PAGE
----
Activity Turn your attention to the stars and planets in the sky at night, and you’ll see them. To start, learn how to identify constellations and the most important stars in them. An app like SkyView can be very helpful as you learn. A pair of binoculars is a good place to start for most people who are new to stargazing. There is no need for a telescope at this point.
If you like this trip, you might want to go back in time with Earth! She wrote the book My First 4.54 Billion Years.
Ages 5-8: A Nest Is Noisy
by Dianna Hutts Aston/illustrated by Sylvia Long Chronicle Books (paperback reprint March 2017)
Air, water, earth and mud are all places where you can find nests. In A Nest Is Noisy, Dianna Hutts Aston and Sylvia Long show how many different types of nests there are, how they look, where they are, and how they are used. Army ants, on the other hand, make what they call bivouacs, which are “living nests.” Aston’s interesting and fact-filled writing is made even better by Sylvia Long’s beautiful paintings, which make the story come to life on the page.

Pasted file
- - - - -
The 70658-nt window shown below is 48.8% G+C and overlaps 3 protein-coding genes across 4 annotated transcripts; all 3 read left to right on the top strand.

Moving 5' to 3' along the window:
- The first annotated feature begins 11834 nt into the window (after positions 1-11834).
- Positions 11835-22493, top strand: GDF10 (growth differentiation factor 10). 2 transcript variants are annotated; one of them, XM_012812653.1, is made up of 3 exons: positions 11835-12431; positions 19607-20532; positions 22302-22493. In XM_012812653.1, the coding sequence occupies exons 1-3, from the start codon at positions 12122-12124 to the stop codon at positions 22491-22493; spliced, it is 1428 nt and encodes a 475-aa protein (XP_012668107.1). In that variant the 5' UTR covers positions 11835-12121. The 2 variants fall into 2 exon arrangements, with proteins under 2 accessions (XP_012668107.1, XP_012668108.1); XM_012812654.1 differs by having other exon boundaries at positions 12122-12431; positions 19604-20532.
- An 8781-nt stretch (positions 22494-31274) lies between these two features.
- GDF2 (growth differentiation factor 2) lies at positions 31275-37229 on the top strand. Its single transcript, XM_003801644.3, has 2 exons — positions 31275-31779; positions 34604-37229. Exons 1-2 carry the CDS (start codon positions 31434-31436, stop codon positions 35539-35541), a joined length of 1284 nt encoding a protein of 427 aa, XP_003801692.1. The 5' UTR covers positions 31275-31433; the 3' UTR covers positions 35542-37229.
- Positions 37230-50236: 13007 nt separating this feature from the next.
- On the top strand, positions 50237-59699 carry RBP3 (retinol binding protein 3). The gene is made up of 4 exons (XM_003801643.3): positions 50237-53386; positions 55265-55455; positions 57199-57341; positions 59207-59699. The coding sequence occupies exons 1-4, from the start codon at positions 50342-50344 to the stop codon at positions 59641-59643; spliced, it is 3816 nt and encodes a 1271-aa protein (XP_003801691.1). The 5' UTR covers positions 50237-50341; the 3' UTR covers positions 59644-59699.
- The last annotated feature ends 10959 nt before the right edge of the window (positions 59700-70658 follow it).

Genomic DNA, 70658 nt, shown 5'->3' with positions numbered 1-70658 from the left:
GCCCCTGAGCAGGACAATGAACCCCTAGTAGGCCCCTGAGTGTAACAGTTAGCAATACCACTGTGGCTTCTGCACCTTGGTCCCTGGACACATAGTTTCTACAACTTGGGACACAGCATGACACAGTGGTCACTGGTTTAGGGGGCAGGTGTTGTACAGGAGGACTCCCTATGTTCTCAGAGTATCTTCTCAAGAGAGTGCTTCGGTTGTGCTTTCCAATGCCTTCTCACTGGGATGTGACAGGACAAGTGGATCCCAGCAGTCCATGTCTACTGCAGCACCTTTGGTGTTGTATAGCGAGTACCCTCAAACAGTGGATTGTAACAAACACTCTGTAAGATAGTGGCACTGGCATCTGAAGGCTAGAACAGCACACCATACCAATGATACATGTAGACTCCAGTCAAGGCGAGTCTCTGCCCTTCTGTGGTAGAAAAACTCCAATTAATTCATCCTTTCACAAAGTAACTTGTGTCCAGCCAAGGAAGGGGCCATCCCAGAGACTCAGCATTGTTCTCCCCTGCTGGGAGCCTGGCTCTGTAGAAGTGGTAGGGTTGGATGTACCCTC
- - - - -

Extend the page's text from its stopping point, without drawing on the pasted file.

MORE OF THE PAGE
Activity Keep in mind that many scientists keep nature journals where they write down things like observations and even sketches of the places they are studying. Start making your own nature journal, and try your hand at sketching the things you see. As time goes on, your sketches will get better. #ObserveEverything is a hashtag for people who want to pay attention to and record everything they see.
I like the book, but there are five more in the series. They’re about eggs, rocks, seeds and beetles and butterflies. You can read them if you want to learn more about them.
Ages 5-8: The Story of Snow: The Science of Winter’s Wonder
by Mark Cassino with Jon Nelson, Ph.D. Chronicle Books (paperback reprint September 2017)